In most cases the referencing between leaders and employees creates opposition resulting in a continuous unhealthy disengagement of values.
Leaders point of reference
Surveys suggest that most leaders in business of all sizes focus on:
- results, productivity
- the competition
- surveys and research reports
- shareholders/stakeholders interests
- on keeping their own jobs
- on keeping the 'inner circle' protected
- to view employees as 'head counts'
- to view employees as 'us and them'
- how to get the maximum out of employees by giving the least
- to manipulate staff and customers
- how can they add extra zeros to bonuses
...and more like this!
The reason for this is quite simple. It's about raw survival instincts and it's what we are taught!
Employees point of reference
Surveys suggest that employees look for and want the following qualities in a boss or leader:
- look after their back
- be considerate
- to be honest in communication
- not to hide potential threats
- to tolerate genuine mistakes
- to be given opportunity to learn, progress and grow
- to be valued
- for the boss to go the extra mile
- look forward to coming to work for the leader and the team
... and more like this!
The reason for this is quite simple. People want to be in a safe environment and give the best of themselves.
It is obvious that the two points of references are diametrically opposed.
In this situation both the leaders and the employees are only looking after their own interests, looking after 'their own backs'. And yet they are all under one roof! It creates separation between those who lead and the people they are leading.
This creates an untrusting workforce, not fully engaged, reluctantly coming to work, low self esteem, no aspiration, low productivity and an 'unsafe' organisation. And leaders are frustrated. Inevitably, this creates excessive and unnecessary stress for both employees and leaders and all are stuck in a loop.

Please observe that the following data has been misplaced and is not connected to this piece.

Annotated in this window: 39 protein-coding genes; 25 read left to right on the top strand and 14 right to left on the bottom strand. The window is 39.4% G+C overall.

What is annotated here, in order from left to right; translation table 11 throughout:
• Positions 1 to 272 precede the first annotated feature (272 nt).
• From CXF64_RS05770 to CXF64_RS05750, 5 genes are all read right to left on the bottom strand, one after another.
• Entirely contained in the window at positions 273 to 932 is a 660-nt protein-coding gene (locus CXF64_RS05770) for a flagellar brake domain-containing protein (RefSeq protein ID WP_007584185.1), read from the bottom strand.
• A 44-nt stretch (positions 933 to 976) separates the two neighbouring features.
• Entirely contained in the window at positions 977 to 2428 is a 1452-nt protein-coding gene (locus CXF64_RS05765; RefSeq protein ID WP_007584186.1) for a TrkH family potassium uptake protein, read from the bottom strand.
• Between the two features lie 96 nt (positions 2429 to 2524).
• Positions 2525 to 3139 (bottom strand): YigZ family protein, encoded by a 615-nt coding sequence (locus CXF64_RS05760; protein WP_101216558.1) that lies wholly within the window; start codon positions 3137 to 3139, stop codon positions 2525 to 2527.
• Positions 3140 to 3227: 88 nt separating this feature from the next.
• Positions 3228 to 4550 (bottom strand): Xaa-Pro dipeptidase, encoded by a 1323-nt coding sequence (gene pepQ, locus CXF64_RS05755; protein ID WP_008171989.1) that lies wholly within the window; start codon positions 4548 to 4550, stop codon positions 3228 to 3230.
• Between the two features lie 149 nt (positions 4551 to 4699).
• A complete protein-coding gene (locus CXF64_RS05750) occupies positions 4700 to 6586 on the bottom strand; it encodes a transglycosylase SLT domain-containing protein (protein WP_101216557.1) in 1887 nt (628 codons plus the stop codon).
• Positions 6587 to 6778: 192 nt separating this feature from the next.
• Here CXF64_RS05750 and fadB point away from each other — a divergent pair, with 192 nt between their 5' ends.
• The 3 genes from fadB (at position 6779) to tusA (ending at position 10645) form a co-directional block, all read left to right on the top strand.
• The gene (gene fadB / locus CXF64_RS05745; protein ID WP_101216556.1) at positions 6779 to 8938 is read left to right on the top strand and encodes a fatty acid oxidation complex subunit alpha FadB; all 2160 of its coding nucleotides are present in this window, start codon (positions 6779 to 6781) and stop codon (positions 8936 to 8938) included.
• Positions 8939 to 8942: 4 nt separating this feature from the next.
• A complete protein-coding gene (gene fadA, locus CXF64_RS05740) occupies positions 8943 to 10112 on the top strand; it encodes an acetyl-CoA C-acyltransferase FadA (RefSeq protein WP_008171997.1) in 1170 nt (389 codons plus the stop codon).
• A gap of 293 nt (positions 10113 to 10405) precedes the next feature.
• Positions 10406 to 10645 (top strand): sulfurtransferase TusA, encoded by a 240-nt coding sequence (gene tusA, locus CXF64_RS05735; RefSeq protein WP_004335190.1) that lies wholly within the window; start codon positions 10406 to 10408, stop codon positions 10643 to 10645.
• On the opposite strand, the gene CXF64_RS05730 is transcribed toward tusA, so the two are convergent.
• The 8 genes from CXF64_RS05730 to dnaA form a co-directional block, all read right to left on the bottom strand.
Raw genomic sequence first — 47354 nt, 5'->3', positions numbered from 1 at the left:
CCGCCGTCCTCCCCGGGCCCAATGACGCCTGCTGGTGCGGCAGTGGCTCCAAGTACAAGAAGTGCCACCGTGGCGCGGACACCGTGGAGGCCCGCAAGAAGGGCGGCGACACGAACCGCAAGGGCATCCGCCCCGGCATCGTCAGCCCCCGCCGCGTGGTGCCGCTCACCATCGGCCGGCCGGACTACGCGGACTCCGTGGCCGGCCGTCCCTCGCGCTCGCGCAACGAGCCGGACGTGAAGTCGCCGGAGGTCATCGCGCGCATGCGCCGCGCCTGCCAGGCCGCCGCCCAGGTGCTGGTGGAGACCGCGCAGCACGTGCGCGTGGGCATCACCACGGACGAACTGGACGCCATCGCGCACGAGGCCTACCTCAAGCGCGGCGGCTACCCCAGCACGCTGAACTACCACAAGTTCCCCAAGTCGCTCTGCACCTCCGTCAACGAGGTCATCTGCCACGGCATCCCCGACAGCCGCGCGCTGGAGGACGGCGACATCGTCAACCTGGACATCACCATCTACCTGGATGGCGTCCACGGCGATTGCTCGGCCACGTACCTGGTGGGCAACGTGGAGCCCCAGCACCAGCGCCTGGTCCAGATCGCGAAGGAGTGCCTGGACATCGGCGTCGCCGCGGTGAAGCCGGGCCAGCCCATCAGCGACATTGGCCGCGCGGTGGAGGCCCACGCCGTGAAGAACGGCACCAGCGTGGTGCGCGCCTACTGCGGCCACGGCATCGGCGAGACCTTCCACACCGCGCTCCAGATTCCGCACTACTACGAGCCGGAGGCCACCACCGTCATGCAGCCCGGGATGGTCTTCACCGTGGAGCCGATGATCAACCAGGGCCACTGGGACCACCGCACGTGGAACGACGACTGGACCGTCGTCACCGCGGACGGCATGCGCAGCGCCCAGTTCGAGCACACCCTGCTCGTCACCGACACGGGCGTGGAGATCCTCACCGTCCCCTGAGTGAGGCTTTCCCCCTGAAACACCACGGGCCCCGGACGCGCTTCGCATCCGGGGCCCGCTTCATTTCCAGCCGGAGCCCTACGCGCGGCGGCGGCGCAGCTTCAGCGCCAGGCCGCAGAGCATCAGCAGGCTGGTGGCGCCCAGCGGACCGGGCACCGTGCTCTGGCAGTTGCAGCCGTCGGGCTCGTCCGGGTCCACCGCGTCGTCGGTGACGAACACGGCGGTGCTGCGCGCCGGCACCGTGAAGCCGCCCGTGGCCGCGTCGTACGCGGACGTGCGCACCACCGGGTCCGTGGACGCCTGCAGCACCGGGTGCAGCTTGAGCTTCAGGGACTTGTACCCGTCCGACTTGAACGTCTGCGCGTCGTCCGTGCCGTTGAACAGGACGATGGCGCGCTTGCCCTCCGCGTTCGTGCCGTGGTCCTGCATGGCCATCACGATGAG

Every organisation has external threats: price wars, input costs, supplier issues, expansion and contraction cycles, existing competitors, new players entering the market, volatile foreign exchange, new innovations etc.
At times the business can plan and strategise and at other times not.
However, the internal challenges of an organisation are variable and to a larger extent controllable.
One aspect of control that leaders have is to change the dynamics of their relationship between themselves and the employees. If done correctly and appropriately it can have dramatic positive impact upon all concerned and consequently upon the business.
Change is challenging
Sometimes we feel 'safe' in familiarity, even if it's detrimental!
It requires a conscious realignment of values as a leader in business. To have courage to move away from that which is familiar, from that which we think works and implement new processes, a new way of thinking.
To create positive progressive and sustainable change we first have to change ourselves.
Leaders take care of others
Leadership is not just about being in control or in charge, it's more about taking care of those under your charge. To create and foster a culture of knowing that 'we're in it together', harmony, trust, honesty and openness requires a totally different set of values amongst those who lead.
As a leader, by default, you have some power and some authority but with it comes responsibility and accountability.
Leaders have the opportunity to make a real and lasting positive difference which could flourish and continue long after they have moved on. Leaving behind a true legacy.
For answers to questions you have or to discuss possibilities please contact me by email or phone.